Kuwait parliament to debate remittance tax bill on April 17

Government remains opposed to controversial bill which it says would do more harm than good

Kuwait’s parliament will debate a controversial draft law which aims to tax remittances of expatriates in the country on April 17. If the draft is approved, it will be referred to the government and in case the cabinet accepts it, it becomes law.

Kuwait would then become the first country in the Gulf Cooperation Council (GCC) to impose such taxes.The government has already expressed its opposition to such a move. On Wednesday it listed several reasons to support its stance.

The government believes that imposing taxes would also harm financial stability in the country, the source said, Al Anba reported on Wednesday.

A tax on remittances would generate a black market in the financial market that would be difficult to control. The government would also face problems trying to control remittances outside the banking system, the source added.

“The sixth reason of concern for the government is the direct impact of suh taxes on the processes of attracting foreign investment,” the source said.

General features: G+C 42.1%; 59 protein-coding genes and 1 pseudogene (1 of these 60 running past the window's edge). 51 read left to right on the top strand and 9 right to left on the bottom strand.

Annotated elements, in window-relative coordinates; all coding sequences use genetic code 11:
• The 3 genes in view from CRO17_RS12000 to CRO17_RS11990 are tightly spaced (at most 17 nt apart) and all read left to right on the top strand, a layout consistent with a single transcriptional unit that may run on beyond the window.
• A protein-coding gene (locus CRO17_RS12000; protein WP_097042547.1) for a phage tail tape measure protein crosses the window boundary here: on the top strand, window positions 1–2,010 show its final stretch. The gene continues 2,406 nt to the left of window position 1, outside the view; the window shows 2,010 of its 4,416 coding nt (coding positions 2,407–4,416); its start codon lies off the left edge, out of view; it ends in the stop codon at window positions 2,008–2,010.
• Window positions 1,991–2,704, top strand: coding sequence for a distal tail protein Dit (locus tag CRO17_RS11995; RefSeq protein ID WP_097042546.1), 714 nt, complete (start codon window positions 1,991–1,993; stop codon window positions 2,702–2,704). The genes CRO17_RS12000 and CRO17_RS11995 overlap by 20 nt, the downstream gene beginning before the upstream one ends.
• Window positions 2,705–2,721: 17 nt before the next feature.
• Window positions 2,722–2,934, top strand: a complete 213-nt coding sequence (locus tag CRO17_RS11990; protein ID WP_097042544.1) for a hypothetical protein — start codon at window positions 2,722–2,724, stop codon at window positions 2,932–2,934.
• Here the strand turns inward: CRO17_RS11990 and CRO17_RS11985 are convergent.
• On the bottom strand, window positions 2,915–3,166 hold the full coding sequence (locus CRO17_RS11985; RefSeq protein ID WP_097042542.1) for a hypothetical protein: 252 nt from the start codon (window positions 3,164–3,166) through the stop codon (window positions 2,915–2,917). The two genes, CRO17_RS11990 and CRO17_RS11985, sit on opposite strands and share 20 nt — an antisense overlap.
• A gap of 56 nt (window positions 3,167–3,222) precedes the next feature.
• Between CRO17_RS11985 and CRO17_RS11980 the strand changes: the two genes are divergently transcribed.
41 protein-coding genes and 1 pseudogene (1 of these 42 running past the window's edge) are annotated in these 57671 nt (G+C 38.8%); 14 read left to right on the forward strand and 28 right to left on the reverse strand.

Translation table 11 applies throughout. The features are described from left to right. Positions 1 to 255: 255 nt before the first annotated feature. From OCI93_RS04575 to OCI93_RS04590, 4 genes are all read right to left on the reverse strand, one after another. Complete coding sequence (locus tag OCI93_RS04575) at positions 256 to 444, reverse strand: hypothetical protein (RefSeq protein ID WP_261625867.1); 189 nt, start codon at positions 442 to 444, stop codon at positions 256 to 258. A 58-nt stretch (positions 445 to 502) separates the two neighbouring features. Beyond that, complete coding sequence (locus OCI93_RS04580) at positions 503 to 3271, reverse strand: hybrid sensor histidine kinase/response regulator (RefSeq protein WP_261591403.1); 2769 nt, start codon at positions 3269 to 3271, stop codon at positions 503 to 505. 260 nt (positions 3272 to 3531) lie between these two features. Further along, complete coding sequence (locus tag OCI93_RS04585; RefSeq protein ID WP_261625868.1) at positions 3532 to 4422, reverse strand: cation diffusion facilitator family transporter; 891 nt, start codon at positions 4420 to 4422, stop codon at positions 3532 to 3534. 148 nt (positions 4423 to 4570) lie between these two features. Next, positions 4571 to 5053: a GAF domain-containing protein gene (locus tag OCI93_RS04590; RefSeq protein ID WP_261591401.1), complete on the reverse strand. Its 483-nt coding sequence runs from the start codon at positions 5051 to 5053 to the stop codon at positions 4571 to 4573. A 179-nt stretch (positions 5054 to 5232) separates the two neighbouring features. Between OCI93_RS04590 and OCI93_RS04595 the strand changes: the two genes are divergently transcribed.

“The government has also cited the absence of a clear mechanism for the application of the remittance tax and of a system within the banks for the deduction during money transfers.”

The financial committee in the parliament on Sunday voted four to one in favour of a bill that calls for introducing the tax and make expatriates pay fees for sending money home.

The support clashed with an earlier decision by the parliamentary legislative committee to dismiss the bill on the grounds that it was not constitutional.

The government and the central bank have also voiced their objection to the bill and expressed concern about its ramifications, especially that the northern Arabian Gulf country is planning to acquire and boost its status as a regional financial centre.

Ministerial sources told Kuwaiti daily Al Anba that the government was worried that the bill, if passed, would constitute a risk to Kuwait’s international reputation and weaken its ability to combat money laundering.

The central bank has also voiced their objection to the bill and expressed concern about its ramifications, especially that the northern Arabian Gulf country is planning to acquire and boost its status as a regional financial centre.

 

Source: Gulf News

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